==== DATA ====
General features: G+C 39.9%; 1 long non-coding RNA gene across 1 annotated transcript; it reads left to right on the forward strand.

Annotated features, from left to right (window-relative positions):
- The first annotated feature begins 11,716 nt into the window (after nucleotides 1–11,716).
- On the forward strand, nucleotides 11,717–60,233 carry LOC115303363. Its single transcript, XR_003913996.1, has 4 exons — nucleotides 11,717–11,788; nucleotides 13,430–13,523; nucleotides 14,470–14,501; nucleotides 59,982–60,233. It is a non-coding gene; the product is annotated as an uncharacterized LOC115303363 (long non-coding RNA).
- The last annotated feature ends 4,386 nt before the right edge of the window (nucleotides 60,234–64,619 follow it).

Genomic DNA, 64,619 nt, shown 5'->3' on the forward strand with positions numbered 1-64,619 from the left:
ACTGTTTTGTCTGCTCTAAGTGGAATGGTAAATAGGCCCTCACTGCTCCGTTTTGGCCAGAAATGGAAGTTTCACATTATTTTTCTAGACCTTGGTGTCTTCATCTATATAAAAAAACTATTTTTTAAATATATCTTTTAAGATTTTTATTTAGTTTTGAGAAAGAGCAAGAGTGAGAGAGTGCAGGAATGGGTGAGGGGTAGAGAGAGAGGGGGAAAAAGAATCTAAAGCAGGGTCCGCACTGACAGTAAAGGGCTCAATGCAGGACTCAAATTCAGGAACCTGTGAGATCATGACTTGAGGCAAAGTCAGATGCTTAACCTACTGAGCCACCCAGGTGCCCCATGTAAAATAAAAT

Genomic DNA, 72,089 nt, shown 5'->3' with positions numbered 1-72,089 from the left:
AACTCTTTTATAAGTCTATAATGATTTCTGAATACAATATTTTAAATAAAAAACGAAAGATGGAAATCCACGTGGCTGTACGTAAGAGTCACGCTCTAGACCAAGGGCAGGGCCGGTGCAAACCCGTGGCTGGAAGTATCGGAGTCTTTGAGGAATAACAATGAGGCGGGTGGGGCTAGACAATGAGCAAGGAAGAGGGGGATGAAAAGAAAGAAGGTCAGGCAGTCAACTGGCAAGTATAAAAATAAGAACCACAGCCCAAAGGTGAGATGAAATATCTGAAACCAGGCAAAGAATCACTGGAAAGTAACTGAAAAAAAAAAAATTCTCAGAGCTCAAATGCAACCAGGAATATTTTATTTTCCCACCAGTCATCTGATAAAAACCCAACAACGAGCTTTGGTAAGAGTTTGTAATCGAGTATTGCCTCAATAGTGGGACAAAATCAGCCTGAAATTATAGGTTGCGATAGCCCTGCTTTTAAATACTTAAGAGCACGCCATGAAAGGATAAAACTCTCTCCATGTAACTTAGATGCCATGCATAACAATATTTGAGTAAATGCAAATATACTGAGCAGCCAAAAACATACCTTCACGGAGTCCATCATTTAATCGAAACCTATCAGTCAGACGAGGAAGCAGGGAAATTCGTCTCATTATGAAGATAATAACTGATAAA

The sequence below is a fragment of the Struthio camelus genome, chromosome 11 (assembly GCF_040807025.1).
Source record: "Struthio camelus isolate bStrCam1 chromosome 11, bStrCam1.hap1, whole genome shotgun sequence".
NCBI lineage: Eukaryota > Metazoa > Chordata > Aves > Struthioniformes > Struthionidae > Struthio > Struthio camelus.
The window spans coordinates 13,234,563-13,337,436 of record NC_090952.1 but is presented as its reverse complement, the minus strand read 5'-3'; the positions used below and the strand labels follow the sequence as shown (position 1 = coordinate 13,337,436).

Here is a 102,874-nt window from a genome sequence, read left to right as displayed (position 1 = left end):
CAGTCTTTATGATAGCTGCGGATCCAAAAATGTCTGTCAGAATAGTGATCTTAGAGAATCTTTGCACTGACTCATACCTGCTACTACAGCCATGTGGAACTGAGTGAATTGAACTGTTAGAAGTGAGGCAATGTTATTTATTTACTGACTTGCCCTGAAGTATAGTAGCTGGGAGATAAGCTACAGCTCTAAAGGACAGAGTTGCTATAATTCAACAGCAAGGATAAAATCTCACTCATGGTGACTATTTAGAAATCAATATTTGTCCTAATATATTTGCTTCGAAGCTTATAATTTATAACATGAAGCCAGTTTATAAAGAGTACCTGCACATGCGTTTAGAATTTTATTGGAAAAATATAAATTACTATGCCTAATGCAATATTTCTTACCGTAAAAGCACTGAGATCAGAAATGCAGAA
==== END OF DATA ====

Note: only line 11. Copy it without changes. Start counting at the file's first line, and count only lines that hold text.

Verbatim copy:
Source record: "Struthio camelus isolate bStrCam1 chromosome 11, bStrCam1.hap1, whole genome shotgun sequence".